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FYS-101 Information Literacy Lessons 2023-24

This guide contains the information literacy lessons for the SNHU First Year Seminar FYS-101 course offered on campus for the 2023-24 academic year.

The Information Cycle


Discuss: What is the "Information Cycle?"

After watching the video (above):

  • How would you define the Information Cycle?
  • How is time connected to the type or format of information produced?
  • How do the sources used to create information change over time?

Why learn about The Information Cycle?

  • Understanding the context of when information is created helps us use information appropriately for particular purposes.
    • Example: Tweets created during the moment of an event portray one person's perception of that event. Basing an entire policy for a school on one person's perception might be inappropriate. More information would be needed to include varying perspectives and respond appropriately to that event. That information would likely be created after a period of time so that many perspectives, especially ones with more experience, could be included; experts could be consulted; evidence could be gathered to create a well-reasoned policy.
  • In FYS we are discussing primary and secondary sources and their value. The Information Cycle teaches us about when and how primary and secondary sources are created so we can seek them out to better understand American history and culture.

Information Cycle In-class Activity

Let’s explore the information cycle as it relates to an event from recent history. In August 2017, a man drove his car into a crowd of people who were protesting the Unite the Right rally in Charlottesville, North Carolina. The car attack killed one person and injured many more. 

Paired Activity

  1. Pair up with another student in class
  2. Take one Information Cycle Chart per pair
  3. Review the five sources about the Charlottesville Unite the Right Rally attack below
  4. Put each source on the Info Cycle Chart in the time frame where it belongs and fill in the boxes about each source. (the first one, the photo, is done for you)
  5. Discuss in your pair: Is information created closer to an event more believable than information created later? Less? Same? Why?
  6. Be ready to share your findings with the class

Click on the link for each source below about the Charlottesville, (VA) Unite the Right Rally on August 12, 2017 to enter information in your Information Cycle Chart:

Whole Class Discussion 

Student pairs share where they thought each source belonged in the chart and discuss the following questions:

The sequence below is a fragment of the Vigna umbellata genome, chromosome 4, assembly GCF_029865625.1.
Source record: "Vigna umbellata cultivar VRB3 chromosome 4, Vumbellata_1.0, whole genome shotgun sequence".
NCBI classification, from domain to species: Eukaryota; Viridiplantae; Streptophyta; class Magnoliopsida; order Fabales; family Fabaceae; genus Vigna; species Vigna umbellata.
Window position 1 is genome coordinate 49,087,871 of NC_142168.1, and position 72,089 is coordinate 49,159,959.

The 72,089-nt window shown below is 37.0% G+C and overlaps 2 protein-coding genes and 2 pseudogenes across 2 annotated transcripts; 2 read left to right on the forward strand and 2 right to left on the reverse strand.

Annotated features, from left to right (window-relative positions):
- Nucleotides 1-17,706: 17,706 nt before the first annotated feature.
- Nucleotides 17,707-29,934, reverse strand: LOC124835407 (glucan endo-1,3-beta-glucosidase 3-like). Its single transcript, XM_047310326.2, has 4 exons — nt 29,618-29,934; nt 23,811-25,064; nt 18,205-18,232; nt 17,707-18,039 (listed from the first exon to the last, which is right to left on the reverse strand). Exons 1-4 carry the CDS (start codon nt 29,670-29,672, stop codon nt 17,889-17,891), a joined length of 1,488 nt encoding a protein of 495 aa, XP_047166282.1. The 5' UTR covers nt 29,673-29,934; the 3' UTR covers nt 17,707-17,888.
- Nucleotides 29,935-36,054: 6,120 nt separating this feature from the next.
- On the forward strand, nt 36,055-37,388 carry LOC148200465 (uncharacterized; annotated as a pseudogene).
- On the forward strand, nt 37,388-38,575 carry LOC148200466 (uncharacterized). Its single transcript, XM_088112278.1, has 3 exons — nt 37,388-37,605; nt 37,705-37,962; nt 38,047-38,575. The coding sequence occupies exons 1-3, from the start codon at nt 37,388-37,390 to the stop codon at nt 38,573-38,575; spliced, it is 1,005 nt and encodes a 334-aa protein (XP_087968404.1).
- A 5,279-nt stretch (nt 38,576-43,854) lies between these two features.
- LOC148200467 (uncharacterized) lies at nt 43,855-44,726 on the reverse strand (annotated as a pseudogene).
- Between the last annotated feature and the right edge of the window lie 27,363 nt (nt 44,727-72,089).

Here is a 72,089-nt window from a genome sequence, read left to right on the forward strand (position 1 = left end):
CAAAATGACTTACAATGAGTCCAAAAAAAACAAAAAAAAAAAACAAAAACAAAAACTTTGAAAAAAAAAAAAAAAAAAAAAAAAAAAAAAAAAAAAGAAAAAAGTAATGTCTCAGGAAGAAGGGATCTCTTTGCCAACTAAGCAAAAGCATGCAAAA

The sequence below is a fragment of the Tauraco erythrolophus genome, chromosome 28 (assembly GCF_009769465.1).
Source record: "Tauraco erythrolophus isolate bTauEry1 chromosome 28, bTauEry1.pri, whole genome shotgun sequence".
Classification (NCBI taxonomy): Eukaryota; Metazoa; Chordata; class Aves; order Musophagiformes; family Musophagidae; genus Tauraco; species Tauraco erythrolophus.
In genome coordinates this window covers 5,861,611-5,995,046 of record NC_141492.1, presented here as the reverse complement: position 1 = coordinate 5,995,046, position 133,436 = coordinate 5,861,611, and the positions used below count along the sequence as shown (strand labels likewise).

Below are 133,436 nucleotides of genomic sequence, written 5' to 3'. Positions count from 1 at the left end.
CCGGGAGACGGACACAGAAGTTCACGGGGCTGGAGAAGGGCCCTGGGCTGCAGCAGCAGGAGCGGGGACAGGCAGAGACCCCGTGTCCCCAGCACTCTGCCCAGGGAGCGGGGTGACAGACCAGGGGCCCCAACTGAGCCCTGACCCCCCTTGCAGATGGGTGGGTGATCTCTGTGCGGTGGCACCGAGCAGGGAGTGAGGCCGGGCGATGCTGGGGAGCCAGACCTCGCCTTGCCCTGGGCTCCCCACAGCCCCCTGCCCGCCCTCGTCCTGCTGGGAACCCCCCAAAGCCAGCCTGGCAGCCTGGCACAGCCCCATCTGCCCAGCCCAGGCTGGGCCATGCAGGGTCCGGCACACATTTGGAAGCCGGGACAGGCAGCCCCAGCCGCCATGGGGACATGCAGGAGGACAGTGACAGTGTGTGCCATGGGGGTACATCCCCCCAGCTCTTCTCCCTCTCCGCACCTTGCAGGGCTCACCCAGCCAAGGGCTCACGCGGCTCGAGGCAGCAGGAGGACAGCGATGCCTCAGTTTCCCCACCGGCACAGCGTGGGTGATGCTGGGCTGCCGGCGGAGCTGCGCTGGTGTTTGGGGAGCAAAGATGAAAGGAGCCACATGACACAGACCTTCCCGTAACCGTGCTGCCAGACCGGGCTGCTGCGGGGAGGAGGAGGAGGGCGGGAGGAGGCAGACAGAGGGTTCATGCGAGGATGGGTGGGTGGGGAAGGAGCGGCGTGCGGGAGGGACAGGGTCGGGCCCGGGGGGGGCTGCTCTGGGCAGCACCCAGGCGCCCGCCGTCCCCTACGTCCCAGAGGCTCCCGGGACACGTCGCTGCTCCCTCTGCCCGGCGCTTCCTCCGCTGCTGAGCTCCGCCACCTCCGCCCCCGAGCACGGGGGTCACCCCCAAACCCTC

• Share your pair's answer to the question: Is information created closer to an event more believable than information created later? Less? Same? Why?
  • Who created each type of information about the Charlottesville Unite the Right Rally? (Google them!) Were any of the authors Black?
  • Why might it be important to get sources authored/created by different groups of people involved with your topic at different points in the Information Cycle?
  • Whose voices are missing in these five sources? 

Primary Sources & Never Caught

  • What are examples of primary sources created in the 1700s? Can you provide examples from Never Caught? No tweets or Insta posts in 1796!
  • Who would be creating primary sources in the late 1700s? 
  • How would information be disseminated/shared in that time period? Would everyone have access to information? 

Essential Question

  • How does examining different types of sources from different time periods (the Information Cycle) help a person wanting to research or learn more about a particular topic/event in history and its impact on the present?

Team Meetings

Meet in your Collection team.

  1. Create a Group Shared Folder (in Google) and be sure to share it with your instructor as well.
  2. One person should open a new doc in the Group Folder.
  3. Discuss the following questions as a group about your team's Primary Source Collection and that person should record your team's answers in your doc in your Group Folder. (Primary Source Collections This link opens in a new window are also available by clicking on the Primary Sources tab in the left hand margin of this LibGuide.)
  • When was each primary source in your Collection created?
  • Are you able to guess for whom or for what audience each source was created for? If so, whom?
  • How might the five sources in your Collection be connected to each other?
  • List questions you have about each source in your shared doc.